Text excerpt from log report for Day 7:
Despite its leading role in terms of agricultural output and population, California still boasts vast areas of natural vegetation. A mere 14 % of the Golden State is cultivated or urbanized. Farming has expanded over the decades only through intensification rather than through expansion of arable land (except on the western side and at the south end of the Central Valley). Urbanization, in turn, has used up farmland rather than forest land. Hence the pre-European vegetation distribution remains largely unaltered. However, its composition has been considerably modified (Lantis et al. 1989, 526 - 529).
Picture: Coastal Redwoods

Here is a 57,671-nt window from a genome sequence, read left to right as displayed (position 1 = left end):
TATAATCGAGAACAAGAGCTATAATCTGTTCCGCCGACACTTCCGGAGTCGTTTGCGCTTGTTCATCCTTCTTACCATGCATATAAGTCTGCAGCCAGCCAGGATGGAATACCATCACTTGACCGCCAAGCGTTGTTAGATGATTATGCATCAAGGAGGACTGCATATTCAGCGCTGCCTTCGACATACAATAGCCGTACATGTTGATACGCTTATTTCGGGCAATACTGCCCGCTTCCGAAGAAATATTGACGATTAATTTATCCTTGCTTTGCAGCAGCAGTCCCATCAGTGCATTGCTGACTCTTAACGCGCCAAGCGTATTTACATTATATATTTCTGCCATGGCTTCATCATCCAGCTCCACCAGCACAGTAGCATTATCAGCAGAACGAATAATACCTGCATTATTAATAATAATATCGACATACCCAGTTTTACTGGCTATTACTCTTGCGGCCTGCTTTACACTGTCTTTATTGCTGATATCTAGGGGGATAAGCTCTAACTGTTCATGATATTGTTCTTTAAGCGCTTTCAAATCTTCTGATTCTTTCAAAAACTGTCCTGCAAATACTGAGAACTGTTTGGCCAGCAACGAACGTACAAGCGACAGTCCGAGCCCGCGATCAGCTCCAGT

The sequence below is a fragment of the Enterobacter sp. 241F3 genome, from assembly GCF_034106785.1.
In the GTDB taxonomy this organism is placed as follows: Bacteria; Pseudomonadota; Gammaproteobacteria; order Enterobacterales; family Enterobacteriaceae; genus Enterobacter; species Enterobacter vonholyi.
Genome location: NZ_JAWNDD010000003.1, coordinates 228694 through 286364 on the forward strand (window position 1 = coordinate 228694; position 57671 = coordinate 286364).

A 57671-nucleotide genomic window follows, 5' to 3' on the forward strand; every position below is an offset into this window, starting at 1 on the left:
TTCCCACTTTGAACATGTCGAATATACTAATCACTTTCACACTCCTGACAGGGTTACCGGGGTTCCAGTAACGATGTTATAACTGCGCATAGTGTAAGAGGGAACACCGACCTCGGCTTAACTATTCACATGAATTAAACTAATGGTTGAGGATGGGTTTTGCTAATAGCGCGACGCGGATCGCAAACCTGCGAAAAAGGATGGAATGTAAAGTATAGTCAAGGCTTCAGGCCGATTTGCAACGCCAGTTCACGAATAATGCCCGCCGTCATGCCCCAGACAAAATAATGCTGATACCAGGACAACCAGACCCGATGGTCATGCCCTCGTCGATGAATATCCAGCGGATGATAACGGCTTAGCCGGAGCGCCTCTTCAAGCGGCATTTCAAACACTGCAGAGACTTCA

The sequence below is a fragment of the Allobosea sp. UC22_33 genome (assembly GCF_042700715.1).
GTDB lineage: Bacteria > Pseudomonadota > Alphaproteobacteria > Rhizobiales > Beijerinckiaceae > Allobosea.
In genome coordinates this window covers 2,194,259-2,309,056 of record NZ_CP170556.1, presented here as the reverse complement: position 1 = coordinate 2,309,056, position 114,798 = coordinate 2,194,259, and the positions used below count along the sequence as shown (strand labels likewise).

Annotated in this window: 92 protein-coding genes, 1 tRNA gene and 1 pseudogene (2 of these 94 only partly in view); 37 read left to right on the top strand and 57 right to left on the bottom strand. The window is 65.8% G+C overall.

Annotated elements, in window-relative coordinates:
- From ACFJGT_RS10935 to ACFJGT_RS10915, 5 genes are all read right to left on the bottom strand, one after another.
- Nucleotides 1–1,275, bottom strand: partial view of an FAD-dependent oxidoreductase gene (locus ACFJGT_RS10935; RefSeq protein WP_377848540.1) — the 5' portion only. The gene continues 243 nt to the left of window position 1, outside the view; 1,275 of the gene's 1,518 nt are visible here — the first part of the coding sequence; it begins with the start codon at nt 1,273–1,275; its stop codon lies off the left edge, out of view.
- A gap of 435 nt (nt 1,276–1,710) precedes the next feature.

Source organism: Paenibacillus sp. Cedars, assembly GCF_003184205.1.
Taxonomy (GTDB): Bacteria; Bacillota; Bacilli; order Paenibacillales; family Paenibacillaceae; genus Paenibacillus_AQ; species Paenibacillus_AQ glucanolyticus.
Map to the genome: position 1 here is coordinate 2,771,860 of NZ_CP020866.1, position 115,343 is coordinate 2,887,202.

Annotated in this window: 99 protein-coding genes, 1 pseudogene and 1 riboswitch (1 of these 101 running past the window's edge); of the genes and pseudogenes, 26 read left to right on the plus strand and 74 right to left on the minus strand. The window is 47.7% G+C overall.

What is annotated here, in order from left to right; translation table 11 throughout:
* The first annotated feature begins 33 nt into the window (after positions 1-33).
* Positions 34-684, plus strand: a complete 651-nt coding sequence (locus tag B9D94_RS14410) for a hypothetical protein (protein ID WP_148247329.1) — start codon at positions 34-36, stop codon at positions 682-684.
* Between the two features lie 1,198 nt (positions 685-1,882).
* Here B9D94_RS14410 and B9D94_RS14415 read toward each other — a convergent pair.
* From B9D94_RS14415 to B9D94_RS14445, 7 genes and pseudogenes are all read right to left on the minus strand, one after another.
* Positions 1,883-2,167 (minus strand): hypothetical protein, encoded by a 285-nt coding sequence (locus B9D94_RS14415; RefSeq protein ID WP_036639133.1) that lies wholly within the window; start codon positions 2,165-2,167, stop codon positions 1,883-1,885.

Picture: Sagebrush in the Colorado Desert
There is a clear correlation between climatic expression and vegetational distribution. At the opposite ends of California's vegetational extremes one finds the desert shrubs of the arid southeast and the verdant forests of the humid northwest. However, more than half of California (its subhumid and semiarid segments) is characterized by intermediate climatic features and exhibits a considerable mix of trees, shrubs and grasses. In this "tension zone," ground conditions, fire history and even short-term variations in climate may exert critical influence upon plant life.